In the U.S., and even greater in the U.K., the honest problem with PrEP is access. But there’s another form of access I want to address, and that’s access to societal change. PrEP is making waves. Indeed, PrEP will go so far as to revolutionise sexual potential in our era. PrEP will breathe relief into men most ‘at risk’ for contracting (or already having contracted) HIV. PrEP will mean gay men, in particular, can fear a little less a virus that has caused massive devastation in our time. PrEP will engender a new sexual future, one that is not a utopia but is full of desire and potential. PrEP, by all means, will enact societal change.

Regardless of the bubble of lives PrEP will inevitably save, however, our inability to use this medical technology to turn our attention to societal levels outside the middle-to-upper class means that we will continue to replicate medical oppressions of those who need PrEP most. PrEP will be lost to a class who, still much deserving, fails to recognise coalition, solidarity, and change across economic strata. Organisations like ACT UP London, PrEPster, and Positive East; grassroots efforts; and even Twitter campaigns do speak out against economic crisis that never left our community (in fact, through the devastation of the first epidemic, the distance between the queer impoverished and the rich could swallow the whole of England), but they are few in number. Too few of us outside these organisations, within extended and overlapping and social queer communities, who will end up on PrEP the moment it is institutionalised, will give a second thought about how PrEP can change a life.

Whose life could PrEP change for the better? PrEP could oversee the impending decriminalisation of sex work. A nationalised PrEP campaign (already sparsely undertaken by PrEPster) could explode the fight for re-funding massive cuts to HIV/AIDS services, particularly through the NHS. And, perhaps most importantly, PrEP, when incorporated into sex education workshops, could spell a movement towards a sex-positive future. Who knows? PrEP could be the impetus to push for change to sex ed in classrooms across the UK.

None of this matters if PrEP isn’t a mean as well as an end. PrEP can spell anger inasmuch as it can spell passion and pleasure. But we have to learn to care — if not again, so much more than our critics claim we do. We must care in two directons. If we can, we must dismantle our disposition against the political sphere in order to even start a cycle of growth. We must tell our lovers, amidst our acts of fiery love, that our love is still political, for loving means caring for others around us. Loving is a network of communication. Loving is endemic to queerness. We are bound to this claim.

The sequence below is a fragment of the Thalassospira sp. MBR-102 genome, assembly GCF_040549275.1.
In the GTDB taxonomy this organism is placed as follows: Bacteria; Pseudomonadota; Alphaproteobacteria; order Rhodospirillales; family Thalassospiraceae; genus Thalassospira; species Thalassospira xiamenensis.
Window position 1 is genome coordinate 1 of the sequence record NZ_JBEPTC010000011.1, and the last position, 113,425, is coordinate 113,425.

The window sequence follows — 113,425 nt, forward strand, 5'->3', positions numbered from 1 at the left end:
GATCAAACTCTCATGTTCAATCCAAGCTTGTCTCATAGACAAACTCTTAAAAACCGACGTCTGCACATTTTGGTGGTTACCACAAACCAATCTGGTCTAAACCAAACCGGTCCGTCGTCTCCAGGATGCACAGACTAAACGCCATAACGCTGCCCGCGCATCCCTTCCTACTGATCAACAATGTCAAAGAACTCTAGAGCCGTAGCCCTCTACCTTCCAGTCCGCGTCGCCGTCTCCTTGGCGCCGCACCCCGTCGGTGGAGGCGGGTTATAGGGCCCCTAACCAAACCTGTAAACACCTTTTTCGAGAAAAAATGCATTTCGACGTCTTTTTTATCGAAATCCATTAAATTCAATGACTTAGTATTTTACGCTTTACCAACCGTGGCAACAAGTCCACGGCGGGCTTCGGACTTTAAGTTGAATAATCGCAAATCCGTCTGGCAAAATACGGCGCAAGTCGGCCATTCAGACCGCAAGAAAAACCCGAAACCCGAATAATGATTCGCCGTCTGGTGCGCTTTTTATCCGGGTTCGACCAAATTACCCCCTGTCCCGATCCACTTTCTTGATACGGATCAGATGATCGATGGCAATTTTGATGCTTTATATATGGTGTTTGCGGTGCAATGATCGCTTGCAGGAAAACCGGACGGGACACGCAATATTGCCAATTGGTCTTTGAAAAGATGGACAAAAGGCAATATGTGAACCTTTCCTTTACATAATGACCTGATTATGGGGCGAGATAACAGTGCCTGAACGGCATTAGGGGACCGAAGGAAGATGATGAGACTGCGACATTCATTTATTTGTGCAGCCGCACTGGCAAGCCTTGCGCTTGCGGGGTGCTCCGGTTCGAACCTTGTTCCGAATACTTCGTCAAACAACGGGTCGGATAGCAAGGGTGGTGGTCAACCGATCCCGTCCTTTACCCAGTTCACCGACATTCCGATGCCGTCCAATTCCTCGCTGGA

If this is not an urge, it is in the least a plea to recognise which directions PrEP is pointing. In which ways will you access PrEP? In which ways can’t you? How can you help others access PrEP who might need it more than you? When and where can you talk about PrEP? How often do you talk about PrEP with gay men who don’t know what PrEP is or people who would otherwise not know about PrEP? How can you learn to care in the eternity that is this epidemic?


I want to end with a few truisms, which we all must reiterate, unpack, and expound upon in order to move toward a ‘sex-positive future’. Only by recognising what PrEP says can we begin to open up the implications for social change. Let’s begin:

[1] Until education practices concerning safe sex, condoms, and abstinence are revised, altered, or abandoned, PrEP will remain surrounded by myths, stereotypes, and stigma.

[2] Until it reaches the underrepresented populations that are most ‘at-risk’, especially those populations that cannot afford or are in no social situation to accept it, PrEP will remain a bourgeoise preventative medicine.

[3] PrEP is a bourgeoise preventative medicine until it caters to a full spectrum that purports to ‘access life’ in addition to ‘access pleasure’.

[4] To ‘access life’ entails reiterating that HIV ≠ death. Instead, HIV must equal life; but in doing so, HIV becomes a livable procurement of the medical system.

[5] Finally, we are all indebted to the medical system to some degree. To repay our debt, we can only: Act Up, Fight Back, Fight HIV and AIDS.

In order to fight, we must acknowledge there is a fight to be won. The epidemic is not over. The epidemic never was over. We live in an era of epidemic. Live now. And live with us.

(Chase M. Ledin, ©2016)